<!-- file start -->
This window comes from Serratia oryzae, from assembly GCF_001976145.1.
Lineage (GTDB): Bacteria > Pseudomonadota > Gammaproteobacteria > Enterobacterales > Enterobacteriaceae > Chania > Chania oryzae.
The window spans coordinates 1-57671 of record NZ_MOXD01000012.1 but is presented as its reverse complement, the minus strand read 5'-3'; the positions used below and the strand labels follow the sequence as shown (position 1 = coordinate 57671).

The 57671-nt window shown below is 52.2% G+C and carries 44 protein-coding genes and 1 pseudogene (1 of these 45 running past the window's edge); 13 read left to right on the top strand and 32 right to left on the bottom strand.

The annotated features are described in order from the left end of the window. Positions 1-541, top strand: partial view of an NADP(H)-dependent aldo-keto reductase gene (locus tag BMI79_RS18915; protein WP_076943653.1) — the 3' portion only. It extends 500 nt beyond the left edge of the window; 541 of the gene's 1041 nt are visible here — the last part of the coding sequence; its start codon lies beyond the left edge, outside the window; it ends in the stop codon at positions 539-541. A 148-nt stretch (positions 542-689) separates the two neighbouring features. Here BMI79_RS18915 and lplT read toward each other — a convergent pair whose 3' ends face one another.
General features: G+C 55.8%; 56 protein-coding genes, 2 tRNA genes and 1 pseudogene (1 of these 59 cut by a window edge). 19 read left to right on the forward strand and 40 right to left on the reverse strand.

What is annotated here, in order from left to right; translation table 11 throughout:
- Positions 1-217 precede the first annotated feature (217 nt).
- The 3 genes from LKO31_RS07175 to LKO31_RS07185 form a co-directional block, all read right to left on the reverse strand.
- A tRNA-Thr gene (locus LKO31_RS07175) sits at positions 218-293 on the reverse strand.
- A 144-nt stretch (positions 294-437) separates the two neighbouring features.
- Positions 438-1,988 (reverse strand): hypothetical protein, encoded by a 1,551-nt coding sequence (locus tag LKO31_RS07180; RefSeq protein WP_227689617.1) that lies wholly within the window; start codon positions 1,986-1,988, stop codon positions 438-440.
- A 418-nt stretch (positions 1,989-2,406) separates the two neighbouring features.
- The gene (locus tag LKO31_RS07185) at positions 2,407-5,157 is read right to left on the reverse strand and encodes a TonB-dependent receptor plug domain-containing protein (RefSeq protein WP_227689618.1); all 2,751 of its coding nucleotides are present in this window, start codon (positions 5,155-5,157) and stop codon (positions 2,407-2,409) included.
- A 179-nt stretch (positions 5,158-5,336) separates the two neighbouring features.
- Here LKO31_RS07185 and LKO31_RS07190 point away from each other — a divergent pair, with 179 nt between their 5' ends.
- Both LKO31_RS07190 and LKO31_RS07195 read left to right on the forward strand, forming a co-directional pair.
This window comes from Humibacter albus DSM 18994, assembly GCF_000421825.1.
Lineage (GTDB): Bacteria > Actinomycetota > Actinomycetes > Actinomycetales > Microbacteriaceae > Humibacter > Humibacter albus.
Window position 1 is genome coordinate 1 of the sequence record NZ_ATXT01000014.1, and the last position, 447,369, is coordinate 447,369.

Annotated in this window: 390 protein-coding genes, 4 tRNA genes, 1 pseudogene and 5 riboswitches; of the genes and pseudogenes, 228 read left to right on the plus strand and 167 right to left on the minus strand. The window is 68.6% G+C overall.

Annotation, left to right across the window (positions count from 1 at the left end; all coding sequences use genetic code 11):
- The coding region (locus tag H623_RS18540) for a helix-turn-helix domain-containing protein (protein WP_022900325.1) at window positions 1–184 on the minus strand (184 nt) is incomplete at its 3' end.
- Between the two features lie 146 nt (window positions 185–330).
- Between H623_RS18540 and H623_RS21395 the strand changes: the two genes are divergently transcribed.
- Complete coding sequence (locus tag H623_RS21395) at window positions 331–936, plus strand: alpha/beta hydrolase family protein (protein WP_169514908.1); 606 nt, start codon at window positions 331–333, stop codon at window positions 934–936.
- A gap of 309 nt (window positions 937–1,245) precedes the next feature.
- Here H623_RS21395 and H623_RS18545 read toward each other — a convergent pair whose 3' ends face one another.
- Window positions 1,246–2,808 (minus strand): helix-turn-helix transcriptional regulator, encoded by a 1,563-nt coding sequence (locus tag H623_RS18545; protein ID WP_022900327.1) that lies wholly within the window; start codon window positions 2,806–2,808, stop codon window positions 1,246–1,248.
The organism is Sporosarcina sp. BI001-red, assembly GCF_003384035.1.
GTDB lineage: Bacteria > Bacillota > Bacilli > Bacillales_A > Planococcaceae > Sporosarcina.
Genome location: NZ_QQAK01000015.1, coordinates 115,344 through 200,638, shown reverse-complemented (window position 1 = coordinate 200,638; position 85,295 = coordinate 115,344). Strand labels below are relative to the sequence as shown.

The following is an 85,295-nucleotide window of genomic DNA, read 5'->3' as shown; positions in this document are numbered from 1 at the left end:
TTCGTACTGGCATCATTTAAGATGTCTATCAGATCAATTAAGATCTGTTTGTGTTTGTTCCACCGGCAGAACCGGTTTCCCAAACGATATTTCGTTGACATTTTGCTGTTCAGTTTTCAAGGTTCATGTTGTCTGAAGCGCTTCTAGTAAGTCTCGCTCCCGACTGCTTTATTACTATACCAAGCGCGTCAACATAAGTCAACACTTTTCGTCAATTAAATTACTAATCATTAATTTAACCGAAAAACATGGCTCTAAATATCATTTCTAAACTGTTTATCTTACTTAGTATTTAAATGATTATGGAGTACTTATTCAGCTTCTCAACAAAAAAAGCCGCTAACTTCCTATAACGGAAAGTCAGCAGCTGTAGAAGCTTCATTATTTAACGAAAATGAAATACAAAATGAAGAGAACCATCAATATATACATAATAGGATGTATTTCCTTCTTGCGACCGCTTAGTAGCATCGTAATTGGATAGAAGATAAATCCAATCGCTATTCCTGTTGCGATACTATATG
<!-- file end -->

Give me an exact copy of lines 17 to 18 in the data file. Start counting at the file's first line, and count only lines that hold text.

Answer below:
- Both LKO31_RS07190 and LKO31_RS07195 read left to right on the forward strand, forming a co-directional pair.
This window comes from Humibacter albus DSM 18994, assembly GCF_000421825.1.